Bill Dally is Chief Scientist and Senior Vice President of Research at NVIDIA Corporation and a Professor (Research) and former chair of Computer Science at Stanford University. Bill is currently working on developing hardware and software to accelerate demanding applications including machine learning, bioinformatics, and logical inference. He has a history of designing innovative and efficient experimental computing systems. While at Bell Labs Bill contributed to the BELLMAC32 microprocessor and designed the MARS hardware accelerator. At Caltech he designed the MOSSIM Simulation Engine and the Torus Routing Chip which pioneered wormhole routing and virtual-channel flow control. At the Massachusetts Institute of Technology his group built the J-Machine and the M-Machine, experimental parallel computer systems that pioneered the separation of mechanisms from programming models and demonstrated very low overhead synchronization and communication mechanisms. At Stanford University his group developed the Imagine processor, which introduced the concepts of stream processing and partitioned register organizations, the Merrimac supercomputer, which led to GPU computing, and the ELM low-power processor. Bill is a Member of the National Academy of Engineering, a Fellow of the IEEE, a Fellow of the ACM, and a Fellow of the American Academy of Arts and Sciences. He has received the ACM Eckert-Mauchly Award, the IEEE Seymour Cray Award, the ACM Maurice Wilkes award, the IEEE-CS Charles Babbage Award, and the IPSJ FUNAI Achievement Award. He currently leads projects on computer architecture, network architecture, circuit design, and programming systems. He has published over 250 papers in these areas, holds over 160 issued patents, and is an author of the textbooks, Digital Design: A Systems Approach, Digital Systems Engineering, and Principles and Practices of Interconnection Networks.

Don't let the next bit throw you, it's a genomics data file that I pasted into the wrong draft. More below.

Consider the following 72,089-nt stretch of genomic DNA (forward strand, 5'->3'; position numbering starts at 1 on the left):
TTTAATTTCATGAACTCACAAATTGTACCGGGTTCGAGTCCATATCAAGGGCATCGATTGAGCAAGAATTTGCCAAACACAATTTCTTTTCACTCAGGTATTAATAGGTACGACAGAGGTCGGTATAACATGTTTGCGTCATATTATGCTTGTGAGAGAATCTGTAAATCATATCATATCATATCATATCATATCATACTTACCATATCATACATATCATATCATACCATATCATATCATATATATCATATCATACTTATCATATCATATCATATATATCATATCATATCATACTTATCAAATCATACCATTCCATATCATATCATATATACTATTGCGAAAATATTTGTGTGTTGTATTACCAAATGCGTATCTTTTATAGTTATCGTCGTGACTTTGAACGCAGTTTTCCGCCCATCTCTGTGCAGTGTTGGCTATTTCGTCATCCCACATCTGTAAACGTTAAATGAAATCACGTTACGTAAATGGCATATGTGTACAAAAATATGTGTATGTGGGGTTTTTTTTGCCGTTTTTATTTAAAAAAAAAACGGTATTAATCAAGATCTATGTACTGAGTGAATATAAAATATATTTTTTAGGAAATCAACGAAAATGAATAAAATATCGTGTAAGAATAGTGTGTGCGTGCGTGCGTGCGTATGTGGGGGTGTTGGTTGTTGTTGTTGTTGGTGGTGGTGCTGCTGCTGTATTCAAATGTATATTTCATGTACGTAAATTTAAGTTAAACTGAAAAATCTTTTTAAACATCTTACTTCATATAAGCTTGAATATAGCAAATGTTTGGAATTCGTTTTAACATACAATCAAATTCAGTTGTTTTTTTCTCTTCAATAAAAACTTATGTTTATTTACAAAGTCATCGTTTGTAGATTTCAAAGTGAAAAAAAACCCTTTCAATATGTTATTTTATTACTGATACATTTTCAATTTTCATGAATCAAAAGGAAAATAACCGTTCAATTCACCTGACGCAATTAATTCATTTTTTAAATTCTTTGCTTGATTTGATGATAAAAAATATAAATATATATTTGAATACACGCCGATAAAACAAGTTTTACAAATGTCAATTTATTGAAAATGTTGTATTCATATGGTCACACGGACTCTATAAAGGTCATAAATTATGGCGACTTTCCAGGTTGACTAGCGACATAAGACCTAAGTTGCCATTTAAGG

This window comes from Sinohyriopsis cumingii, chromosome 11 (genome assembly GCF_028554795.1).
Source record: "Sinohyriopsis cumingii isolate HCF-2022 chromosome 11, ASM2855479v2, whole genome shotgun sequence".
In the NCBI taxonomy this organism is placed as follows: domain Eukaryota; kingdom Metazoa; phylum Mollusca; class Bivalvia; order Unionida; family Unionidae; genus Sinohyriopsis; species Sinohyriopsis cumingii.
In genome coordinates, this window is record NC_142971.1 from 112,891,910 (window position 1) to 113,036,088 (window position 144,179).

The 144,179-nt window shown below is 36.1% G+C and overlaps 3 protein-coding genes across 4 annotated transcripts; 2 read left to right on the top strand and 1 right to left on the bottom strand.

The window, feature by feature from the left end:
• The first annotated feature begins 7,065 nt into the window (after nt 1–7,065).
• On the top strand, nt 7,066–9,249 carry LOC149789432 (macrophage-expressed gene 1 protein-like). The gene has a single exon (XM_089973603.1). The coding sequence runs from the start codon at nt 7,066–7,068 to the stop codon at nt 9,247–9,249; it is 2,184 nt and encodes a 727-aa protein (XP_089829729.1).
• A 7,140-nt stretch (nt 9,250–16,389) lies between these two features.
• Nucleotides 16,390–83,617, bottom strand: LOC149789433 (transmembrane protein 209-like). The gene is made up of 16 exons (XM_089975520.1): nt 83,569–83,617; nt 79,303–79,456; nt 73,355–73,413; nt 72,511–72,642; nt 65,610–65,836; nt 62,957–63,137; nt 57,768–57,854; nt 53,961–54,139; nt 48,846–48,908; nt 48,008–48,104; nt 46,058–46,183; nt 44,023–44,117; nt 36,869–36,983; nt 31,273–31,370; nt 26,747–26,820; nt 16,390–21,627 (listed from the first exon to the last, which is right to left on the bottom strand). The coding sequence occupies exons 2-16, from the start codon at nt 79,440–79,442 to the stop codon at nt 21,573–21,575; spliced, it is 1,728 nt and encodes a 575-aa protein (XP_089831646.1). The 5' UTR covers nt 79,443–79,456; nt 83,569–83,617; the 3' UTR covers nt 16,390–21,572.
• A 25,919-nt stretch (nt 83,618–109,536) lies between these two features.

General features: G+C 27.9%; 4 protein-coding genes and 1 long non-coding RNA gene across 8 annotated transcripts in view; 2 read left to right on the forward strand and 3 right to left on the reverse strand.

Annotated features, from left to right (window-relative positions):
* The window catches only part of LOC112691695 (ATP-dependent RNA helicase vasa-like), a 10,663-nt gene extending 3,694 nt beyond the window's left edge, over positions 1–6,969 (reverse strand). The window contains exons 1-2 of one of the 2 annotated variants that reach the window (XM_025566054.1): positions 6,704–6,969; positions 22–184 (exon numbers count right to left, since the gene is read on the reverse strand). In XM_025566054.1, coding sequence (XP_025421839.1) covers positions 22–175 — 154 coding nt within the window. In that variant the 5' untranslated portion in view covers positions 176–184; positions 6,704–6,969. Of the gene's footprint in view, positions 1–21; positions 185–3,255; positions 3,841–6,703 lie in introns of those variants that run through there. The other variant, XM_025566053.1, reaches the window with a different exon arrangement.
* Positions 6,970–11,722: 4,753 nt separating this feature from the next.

In 2015, US Chief Technology Officer Megan Smith raised profound questions about women's contributions in science, engineering and math being erased from history. In this talk we explore a case study of such erasure and surface a very counterintuitive conjecture about the underlying causes and effects.